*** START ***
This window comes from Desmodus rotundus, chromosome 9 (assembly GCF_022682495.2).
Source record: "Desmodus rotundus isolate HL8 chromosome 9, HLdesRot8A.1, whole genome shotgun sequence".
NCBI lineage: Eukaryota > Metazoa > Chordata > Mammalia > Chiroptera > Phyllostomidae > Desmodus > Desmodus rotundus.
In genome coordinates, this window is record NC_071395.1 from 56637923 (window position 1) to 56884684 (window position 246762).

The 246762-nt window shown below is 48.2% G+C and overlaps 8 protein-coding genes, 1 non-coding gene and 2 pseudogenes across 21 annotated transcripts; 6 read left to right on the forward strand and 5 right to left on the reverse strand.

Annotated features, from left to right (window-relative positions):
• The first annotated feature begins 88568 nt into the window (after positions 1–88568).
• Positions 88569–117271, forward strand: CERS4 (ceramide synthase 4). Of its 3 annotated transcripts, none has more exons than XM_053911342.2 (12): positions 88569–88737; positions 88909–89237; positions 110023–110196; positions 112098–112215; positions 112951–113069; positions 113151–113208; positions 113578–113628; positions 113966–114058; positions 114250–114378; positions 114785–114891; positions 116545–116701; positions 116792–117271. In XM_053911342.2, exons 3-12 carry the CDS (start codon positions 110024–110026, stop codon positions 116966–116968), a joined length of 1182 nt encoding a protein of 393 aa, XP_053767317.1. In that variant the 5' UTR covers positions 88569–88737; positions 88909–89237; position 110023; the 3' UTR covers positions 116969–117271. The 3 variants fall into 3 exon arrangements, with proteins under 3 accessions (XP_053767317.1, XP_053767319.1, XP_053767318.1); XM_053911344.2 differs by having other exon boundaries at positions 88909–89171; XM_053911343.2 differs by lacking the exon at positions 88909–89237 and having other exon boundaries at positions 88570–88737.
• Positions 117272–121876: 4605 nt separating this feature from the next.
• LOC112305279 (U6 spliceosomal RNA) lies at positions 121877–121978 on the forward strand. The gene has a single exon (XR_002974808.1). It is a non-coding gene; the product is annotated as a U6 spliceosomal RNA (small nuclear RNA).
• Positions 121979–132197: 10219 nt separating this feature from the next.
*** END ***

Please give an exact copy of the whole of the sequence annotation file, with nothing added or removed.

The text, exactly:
This window comes from Desmodus rotundus, chromosome 9 (assembly GCF_022682495.2).
Source record: "Desmodus rotundus isolate HL8 chromosome 9, HLdesRot8A.1, whole genome shotgun sequence".
NCBI lineage: Eukaryota > Metazoa > Chordata > Mammalia > Chiroptera > Phyllostomidae > Desmodus > Desmodus rotundus.
In genome coordinates, this window is record NC_071395.1 from 56637923 (window position 1) to 56884684 (window position 246762).

The 246762-nt window shown below is 48.2% G+C and overlaps 8 protein-coding genes, 1 non-coding gene and 2 pseudogenes across 21 annotated transcripts; 6 read left to right on the forward strand and 5 right to left on the reverse strand.

Annotated features, from left to right (window-relative positions):
• The first annotated feature begins 88568 nt into the window (after positions 1–88568).
• Positions 88569–117271, forward strand: CERS4 (ceramide synthase 4). Of its 3 annotated transcripts, none has more exons than XM_053911342.2 (12): positions 88569–88737; positions 88909–89237; positions 110023–110196; positions 112098–112215; positions 112951–113069; positions 113151–113208; positions 113578–113628; positions 113966–114058; positions 114250–114378; positions 114785–114891; positions 116545–116701; positions 116792–117271. In XM_053911342.2, exons 3-12 carry the CDS (start codon positions 110024–110026, stop codon positions 116966–116968), a joined length of 1182 nt encoding a protein of 393 aa, XP_053767317.1. In that variant the 5' UTR covers positions 88569–88737; positions 88909–89237; position 110023; the 3' UTR covers positions 116969–117271. The 3 variants fall into 3 exon arrangements, with proteins under 3 accessions (XP_053767317.1, XP_053767319.1, XP_053767318.1); XM_053911344.2 differs by having other exon boundaries at positions 88909–89171; XM_053911343.2 differs by lacking the exon at positions 88909–89237 and having other exon boundaries at positions 88570–88737.
• Positions 117272–121876: 4605 nt separating this feature from the next.
• LOC112305279 (U6 spliceosomal RNA) lies at positions 121877–121978 on the forward strand. The gene has a single exon (XR_002974808.1). It is a non-coding gene; the product is annotated as a U6 spliceosomal RNA (small nuclear RNA).
• Positions 121979–132197: 10219 nt separating this feature from the next.